Subject: Re: [boost] [review][constrained_value] Review of ConstrainedValueLibrary begins today
From: Robert Kawulak (robert.kawulak_at_[hidden])
Date: 2008-12-08 11:12:12
> From: Stjepan Rajko
> The epsilon is what makes the difference. Suppose that the invariant
> condition that we want to enforce is:
> x < y
> The problem is that x (and perhaps y, but let's ignore that for
> simplicity) can at a later point in time go up or down by some dx as a
> result of truncation.
> If the condition function tests for x < y, the following things can
> happen when testing before truncation (I might have mess up some < or
> <= in there):
> 1. if x + dx < y, then the condition passes, and it will always pass
> even after truncation
> 2. if y <= x - dx, then the condition fails, and it will always fail
> even after truncation
> 3. if x < y <= x + dx, then the condition passes, but after truncation
> it can fail (*this is the problem*)
> 4, if x - dx < y <= x, then the condition will fail, but after
> truncation it might pass (this is unfortunate, but does not break the
> invariant - in any case, it can trigger the policy and the policy can
> either throw or force truncation and retest or whatever is
> If we keep the invariant at x < y, but the condition actually tests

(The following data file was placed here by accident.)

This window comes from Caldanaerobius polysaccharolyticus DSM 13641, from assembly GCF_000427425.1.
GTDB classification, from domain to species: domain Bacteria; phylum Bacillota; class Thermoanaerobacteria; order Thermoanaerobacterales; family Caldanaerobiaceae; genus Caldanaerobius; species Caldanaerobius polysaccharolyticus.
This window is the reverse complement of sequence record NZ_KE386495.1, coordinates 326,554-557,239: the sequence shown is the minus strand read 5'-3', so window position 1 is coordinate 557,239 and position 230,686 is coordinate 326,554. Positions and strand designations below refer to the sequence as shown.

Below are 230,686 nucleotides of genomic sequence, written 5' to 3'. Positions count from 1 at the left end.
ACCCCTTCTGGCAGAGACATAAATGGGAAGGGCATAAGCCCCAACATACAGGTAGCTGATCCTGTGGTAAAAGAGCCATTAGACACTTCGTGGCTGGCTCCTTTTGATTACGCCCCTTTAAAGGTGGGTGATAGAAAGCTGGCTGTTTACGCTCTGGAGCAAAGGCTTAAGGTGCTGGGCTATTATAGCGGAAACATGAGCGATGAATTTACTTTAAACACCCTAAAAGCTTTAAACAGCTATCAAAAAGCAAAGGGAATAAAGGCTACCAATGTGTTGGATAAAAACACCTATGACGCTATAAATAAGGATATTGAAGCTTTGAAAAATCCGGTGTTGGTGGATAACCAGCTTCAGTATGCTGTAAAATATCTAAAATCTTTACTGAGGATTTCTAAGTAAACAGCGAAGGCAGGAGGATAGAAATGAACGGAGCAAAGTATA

> for x + epsilon < y where epsilon >= delta, then you have x + epsilon
> < y ==> x < y (a passing test guarantees the invariant), as well as x
> + epsilon < y ==> x + dx < y (a passing condition test guarantees that
> the validity of the *invariant* won't change). Sure, the passing test
> does not guarantee that the results of the *test* don't change (the
> problem pointed out in the quoted text at the beginning), but we don't
> care about that - we just care that the passed test guarantees that
> the desired *invariant* does not change. In effect, we are throwing
> out case 3 above at the expense of expanding the interval in which
> case 4 (a much more acceptable case) occurs.
> Another way of describing this would be to say that the library should
> not necessarily require that the condition test passes if and only if
> the invariant is satisfied - it should only require that the test
> fails if the invariant is not satisfied (but if the invariant is
> satisfied, the test is allowed to fail).
So what's the conclusion in the context of separation of invariant and the test?
That we may end up having bounded float with value a bit greater than the upper
bound, but that's fine, because the difference will never exceed some
user-defined epsilon? Is the epsilon constant? The "delta" (difference between
extended and truncated value) may have a very big value for big numbers and very
small for small ones, so epsilon should rather be scaled according to the
magnitude of compared numbers.
Did I get things right so far?
Then why complicate things with epsilon at all? If we allow for values outside
of the bounds but only a "delta" away, we may simply stay with the "<"
comparison. Even better, I would love to see a solution to force truncation of a
value, so the comparisons are always performed on truncated values and we may
stay with the "test == invariant" approach.
And another issue is NaN -- it breaks the strict weak ordering, so it may or may
not be allowed as a valid value depening on the direction of comparison ("<" or
">"). I guess NaN should not be an allowed value in any case, but I have no idea
yet how to enforce this without float-specific implementation of within_bounds.
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